My background is nutrition science, I studied Human Nutrition in Wageningen and specialized in epidemiology and sensory science. In 2004 I defended my Ph.D. thesis on the role of leptin in food intake regulation. After graduation, I have been working in several positions at the division of Human Nutrition (WU) and the Top Institute Food &Nutrition. Currently, I am working as an associate professor within the group of Sensory Science and Eating Behaviour (SSEB) of the section of Human Nutrition and Health (HNH).
Non-nutritional properties, such as taste and texture, are essential in food intake, and despite the fact that the evidence for their role in food intake is growing, more fundamental (mechanistic) data and well-designed intervention studies are needed put these food properties on the (research) agenda of nutritionists. Potential opportunities for cooperation between food design and nutrition research need to be exploited better. Food technologists and nutritionists need to understand each other’s needs and drivers better by talking to each other and work together towards healthy and sustainable foods.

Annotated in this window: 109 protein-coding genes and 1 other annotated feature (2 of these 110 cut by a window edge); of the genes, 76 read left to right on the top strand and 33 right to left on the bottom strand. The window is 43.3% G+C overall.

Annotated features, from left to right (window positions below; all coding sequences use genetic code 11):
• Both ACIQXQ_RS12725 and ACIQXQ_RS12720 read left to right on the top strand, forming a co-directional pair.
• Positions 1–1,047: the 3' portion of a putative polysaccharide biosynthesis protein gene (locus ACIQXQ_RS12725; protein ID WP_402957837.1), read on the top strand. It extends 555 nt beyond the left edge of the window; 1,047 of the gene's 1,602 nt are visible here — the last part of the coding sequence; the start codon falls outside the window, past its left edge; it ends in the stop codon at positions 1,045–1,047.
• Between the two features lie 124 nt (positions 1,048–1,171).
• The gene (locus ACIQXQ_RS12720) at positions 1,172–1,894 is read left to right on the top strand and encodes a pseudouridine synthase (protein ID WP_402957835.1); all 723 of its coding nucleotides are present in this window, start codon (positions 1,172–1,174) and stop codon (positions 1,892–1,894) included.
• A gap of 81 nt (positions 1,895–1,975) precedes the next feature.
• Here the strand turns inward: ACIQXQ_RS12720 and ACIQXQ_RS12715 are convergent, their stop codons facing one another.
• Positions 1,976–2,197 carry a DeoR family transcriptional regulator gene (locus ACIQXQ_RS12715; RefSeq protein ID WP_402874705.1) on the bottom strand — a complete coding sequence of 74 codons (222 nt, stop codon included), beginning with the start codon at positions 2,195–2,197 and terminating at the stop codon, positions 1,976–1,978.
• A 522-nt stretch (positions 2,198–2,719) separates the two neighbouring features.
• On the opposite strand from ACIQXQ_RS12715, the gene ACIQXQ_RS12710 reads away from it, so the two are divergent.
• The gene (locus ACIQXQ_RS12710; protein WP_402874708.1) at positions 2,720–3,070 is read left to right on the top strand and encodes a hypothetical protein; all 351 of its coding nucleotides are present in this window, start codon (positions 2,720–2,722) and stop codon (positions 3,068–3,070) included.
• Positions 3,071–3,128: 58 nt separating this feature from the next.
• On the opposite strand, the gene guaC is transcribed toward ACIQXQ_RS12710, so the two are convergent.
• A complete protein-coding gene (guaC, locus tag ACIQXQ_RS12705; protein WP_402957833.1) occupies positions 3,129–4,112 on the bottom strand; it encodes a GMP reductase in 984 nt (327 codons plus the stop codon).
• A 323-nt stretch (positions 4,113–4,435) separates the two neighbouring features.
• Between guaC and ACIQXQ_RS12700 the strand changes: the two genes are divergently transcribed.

Three research lines
My research focuses on a better understanding of the relation between food properties, eating style, oral and gastric physiology, and human food intake. My research is structured in the following research lines:
- Better understand physiological mechanisms in cephalic, oral, and gastric responses to foods in relation to satiation and satiety
- Study effects of changes in eating style or food properties longer-term outcomes, such as food intake and weight status
- Assess relations between non-nutritional food properties with food intake and weight status
Within these research lines, I also develop and integrate new research techniques to measure eating behavior with digital tools (apps and sensors) and other novel approaches such as citizen science and big data.